Two donkeys with deformed feet put down after farmer neglects animals

Albert Sauer, 86, was handed a £300 fine and ten-year ban on owning horses or donkeys.

Two donkeys with deformed feet put down after farmer neglects animals Scottish SPCA

Animal welfare chiefs blasted a farmer who neglected a herd of donkeys so badly two had to be put down – after months of pain and suffering.

Albert Sauer, 86, was handed a £300 fine and ten-year ban on owning horses or donkeys after he pled guilty to causing unnecessary suffering to eight donkeys in September 2020.

Inspectors from the Scottish SPCA raided Sauer’s remote property near Campbeltown, Argyll and Bute, in March 2019 found 11 donkeys had been neglected.

Most of them had feet so badly deformed they struggled to walk, while some were underweight and had bald patches on their coats.

Sauer told inspectors the donkeys had not seen a vet for some time, and at Campbeltown Sheriff Court admitted failing to provide adequate foot care for them.

Inspectors found 11 donkeys had been neglected. Scottish SPCA

The remaining nine are now in the care of international animal welfare charity, The Donkey Sanctuary.

SSPCA inspector Yvonne Inglis, who led the investigation, said: “This is without a doubt the worst case of equine neglect I’ve come across.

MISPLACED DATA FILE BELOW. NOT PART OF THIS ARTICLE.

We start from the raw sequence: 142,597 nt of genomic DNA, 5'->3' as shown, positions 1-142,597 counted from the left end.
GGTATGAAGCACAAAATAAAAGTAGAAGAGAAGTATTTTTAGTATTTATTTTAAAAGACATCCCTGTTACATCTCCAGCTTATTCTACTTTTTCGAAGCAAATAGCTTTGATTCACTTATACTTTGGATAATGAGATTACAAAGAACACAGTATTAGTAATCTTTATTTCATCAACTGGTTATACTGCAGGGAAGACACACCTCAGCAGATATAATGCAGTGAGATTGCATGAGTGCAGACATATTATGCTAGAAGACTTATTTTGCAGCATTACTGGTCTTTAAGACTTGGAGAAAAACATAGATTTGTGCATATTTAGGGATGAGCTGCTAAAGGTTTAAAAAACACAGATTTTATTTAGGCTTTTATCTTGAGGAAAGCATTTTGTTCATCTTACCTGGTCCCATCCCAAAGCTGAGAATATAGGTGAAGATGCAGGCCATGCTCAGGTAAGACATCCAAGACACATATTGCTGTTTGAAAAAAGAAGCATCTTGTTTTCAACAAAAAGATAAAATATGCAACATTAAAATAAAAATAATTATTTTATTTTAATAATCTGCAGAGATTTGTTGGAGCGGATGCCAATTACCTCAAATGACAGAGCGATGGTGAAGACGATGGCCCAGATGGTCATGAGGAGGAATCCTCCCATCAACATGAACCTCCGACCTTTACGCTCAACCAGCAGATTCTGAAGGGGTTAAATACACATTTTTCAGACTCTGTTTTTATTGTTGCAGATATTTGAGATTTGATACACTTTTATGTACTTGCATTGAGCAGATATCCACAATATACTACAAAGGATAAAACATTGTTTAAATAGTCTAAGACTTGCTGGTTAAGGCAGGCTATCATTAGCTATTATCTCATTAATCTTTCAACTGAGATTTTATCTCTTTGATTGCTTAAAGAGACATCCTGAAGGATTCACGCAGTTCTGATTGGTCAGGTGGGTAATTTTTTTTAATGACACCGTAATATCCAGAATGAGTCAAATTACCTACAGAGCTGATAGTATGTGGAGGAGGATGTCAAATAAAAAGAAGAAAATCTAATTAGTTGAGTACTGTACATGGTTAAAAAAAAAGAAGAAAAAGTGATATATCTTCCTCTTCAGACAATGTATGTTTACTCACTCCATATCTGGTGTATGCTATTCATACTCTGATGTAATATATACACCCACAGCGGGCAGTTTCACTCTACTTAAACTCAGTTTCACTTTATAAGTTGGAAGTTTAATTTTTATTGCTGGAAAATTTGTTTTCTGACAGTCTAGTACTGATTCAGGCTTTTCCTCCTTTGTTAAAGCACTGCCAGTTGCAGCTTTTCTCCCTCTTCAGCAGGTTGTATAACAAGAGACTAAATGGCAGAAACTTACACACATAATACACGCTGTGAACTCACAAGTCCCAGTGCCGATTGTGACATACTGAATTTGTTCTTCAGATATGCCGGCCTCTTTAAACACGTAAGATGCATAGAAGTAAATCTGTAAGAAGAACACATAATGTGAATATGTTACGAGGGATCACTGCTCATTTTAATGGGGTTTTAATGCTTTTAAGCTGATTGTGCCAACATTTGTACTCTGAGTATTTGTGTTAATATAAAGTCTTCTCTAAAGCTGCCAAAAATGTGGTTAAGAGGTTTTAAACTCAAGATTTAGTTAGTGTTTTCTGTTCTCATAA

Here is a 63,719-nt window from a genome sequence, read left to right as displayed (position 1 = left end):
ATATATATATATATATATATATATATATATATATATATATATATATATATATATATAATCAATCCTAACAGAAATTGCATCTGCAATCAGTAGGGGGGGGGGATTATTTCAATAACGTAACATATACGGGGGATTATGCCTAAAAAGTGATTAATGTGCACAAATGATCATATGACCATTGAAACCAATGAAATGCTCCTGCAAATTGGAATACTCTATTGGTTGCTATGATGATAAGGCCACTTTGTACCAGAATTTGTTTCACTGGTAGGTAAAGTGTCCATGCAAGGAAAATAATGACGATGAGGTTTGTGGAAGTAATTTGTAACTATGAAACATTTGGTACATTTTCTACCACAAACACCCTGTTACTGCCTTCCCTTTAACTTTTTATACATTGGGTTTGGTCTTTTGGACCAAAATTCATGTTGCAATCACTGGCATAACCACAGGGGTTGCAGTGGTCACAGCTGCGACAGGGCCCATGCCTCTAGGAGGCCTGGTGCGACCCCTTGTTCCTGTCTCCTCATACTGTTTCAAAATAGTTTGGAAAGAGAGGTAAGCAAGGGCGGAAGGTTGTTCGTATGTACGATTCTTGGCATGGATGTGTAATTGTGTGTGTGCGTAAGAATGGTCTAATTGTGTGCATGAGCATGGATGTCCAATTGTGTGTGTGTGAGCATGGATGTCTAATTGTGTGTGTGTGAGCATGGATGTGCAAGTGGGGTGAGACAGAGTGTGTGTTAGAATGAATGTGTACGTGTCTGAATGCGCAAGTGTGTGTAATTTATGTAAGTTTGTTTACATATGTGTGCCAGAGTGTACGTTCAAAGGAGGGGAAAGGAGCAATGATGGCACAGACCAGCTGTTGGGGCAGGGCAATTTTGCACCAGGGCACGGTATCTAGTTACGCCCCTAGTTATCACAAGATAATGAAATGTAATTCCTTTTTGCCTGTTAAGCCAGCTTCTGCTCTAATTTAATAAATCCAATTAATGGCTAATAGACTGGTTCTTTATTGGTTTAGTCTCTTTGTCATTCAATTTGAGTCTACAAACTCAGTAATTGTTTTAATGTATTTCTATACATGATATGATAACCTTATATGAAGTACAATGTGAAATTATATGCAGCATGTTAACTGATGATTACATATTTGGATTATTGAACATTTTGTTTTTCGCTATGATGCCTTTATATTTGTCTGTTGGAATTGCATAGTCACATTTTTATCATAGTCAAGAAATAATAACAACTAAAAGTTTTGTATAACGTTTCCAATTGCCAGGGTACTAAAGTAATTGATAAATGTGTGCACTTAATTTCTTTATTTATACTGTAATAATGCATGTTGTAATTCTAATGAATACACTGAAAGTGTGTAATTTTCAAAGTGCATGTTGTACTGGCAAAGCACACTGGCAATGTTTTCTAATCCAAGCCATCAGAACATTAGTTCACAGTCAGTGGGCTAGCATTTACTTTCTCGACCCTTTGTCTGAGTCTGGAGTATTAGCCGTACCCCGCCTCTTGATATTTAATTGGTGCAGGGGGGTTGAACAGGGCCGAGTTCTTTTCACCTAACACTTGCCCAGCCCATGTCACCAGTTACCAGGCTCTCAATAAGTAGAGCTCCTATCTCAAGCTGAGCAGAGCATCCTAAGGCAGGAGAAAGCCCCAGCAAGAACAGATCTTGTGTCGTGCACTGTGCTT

“Eight of the donkeys had severely overgrown feet that only developed because they had gone untreated for a prolonged period of time.

“All it would have taken to save these donkeys from months of pain and suffering was regular foot trimming from a farrier.

Scottish SPCA

“The state of the hooves led to severe lameness and two having to be put to sleep.

“There is no justification for allowing the health of these poor donkeys to deteriorate to this point.

“Thankfully for the other donkeys involved, The Donkey Sanctuary stepped in to offer support and have been providing them with care and treatment in the right environment.

“They are all in a much better, happier place now and we’re proud to work with our animal welfare partners to do the best we can by every animal we rescue.”

Hannah Bryer, Head of Welfare at The Donkey Sanctuary, said: “Cases like these are extremely distressing and highlight the terrible neglect that sadly some donkeys continue to experience in Great Britain today.

“Owning donkeys is a hugely rewarding experience and a wonderful privilege.

“Donkeys require caring and compassionate management to ensure they lead healthy and enriched lives.

“Donkeys are incredibly stoic animals by their nature, often the true extent of their suffering is misunderstood, however there is no doubt in this case that the suffering and pain endured by these donkeys would have been noticeable to anyone.

“Our welfare team continue to work to improve the lives of donkeys and mules in our communities through expert advice, guidance and support.

“It has been a long process to return the nine donkeys back to full health.

“All of them required special diets to build their weight back up and they also required farrier and dental treatment too.

“The donkeys are now getting used to being handled by their dedicated grooms and will continue to receive the highest level of care and attention that they deserve.”

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